2023 | Volume 24 | Issue 5
I hope this message finds you well. I wanted to provide you with an update on our recent efforts and initiatives at the College.
As you may be aware, I have been communicating regularly on the College's financial position, and I am pleased to say that we've taken significant steps to ensure our financial sustainability. Our comprehensive plan encompasses a range of initiatives, including a thorough review of our governance structure, fee structures, staffing levels, digital transformation investments, and expenditures affecting our cashflow requirements.
In addition, we've introduced a risk-based internal audit program that places a strong focus on identifying and addressing key risks within our organisation. This program informs our annual audit plan, with a particular emphasis on the financial sustainability risk, project governance, and financial controls, including procurement, for the upcoming 12 months.
While it's anticipated that we will record a deficit for this year due to the high-cost structure we had, I'm pleased to share that we are making progress towards achieving a positive operational cash flow position in the coming year. Furthermore, we've budgeted for a modest surplus in 2024. These achievements underscore our successful implementation of financial turnaround strategies and our collective commitment to stability.
In addition to our financial efforts, we are actively advancing the transformation of the College's governance structure. This transformation aims to reduce bureaucracy, streamline processes, enhance transparency, and decrease costs. The result will be a smaller, more agile, skills-based board that will significantly enhance our governance capabilities and financial oversight making us better equipped to address the challenges our College faces.
We have started discussions with the presidents of the surgical specialty societies to begin work to streamline our core business operations, improve the administrative burden, and increase engagement and collaboration.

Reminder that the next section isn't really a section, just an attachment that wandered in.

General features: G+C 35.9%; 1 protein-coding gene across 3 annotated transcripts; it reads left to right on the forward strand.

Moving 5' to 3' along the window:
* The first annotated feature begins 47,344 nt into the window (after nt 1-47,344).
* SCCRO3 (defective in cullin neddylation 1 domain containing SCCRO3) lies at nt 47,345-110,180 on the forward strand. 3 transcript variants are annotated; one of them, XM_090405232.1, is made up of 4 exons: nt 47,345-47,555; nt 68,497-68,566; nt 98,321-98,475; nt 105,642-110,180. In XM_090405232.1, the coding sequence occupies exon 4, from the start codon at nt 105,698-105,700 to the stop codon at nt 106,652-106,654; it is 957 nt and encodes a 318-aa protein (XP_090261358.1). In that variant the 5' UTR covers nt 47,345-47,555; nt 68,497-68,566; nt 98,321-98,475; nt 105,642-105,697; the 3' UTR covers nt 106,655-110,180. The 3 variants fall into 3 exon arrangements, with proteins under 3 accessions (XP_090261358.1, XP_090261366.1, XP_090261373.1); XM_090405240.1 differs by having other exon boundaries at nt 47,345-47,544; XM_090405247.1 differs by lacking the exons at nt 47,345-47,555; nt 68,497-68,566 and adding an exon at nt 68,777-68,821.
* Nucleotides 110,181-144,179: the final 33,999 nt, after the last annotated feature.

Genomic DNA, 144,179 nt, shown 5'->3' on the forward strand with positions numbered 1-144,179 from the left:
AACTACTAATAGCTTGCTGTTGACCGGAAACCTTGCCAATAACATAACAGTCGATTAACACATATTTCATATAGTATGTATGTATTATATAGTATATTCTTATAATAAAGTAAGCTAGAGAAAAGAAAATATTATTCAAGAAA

In August, I had the privilege of leading a senior RACS delegation to Darwin. During this visit, we engaged with the Northern Territory (NT) Department of Health to discuss our progress on the RACS and NT Memorandum of Understanding (MoU). This partnership seeks to improve access to surgery across the NT, and our discussions covered a wide array of topics, including specialist international medical graduates (SIMGs), general practice training, outreach support, external validation of professional practice, accreditation, diversity and inclusivity in surgery, the NT General Surgery Training Hub, and support for research.
We also had the opportunity to meet with various healthcare stakeholders, including the executive leadership of the Royal Darwin Hospital (RDH). This visit included a tour of the RDH and the Menzies Institute, where we engaged in fruitful discussions with our Fellows, Trainees, and staff.
I'm also pleased to report that our recent Fellowship Exam in Adelaide ran exceptionally well. The efficiency of our examinations team and the dedication of our local coordinators were greatly appreciated. Notably, the SIMG pass rates were comparable to the surgical education and training (SET) pass rates in several specialties.
The overall success rate was outstanding, with 71 per cent of SET and SIMG candidates successfully passing the exams. It's worth noting that women candidates achieved a slightly higher pass rate at 73 per cent compared to 70 per cent for men.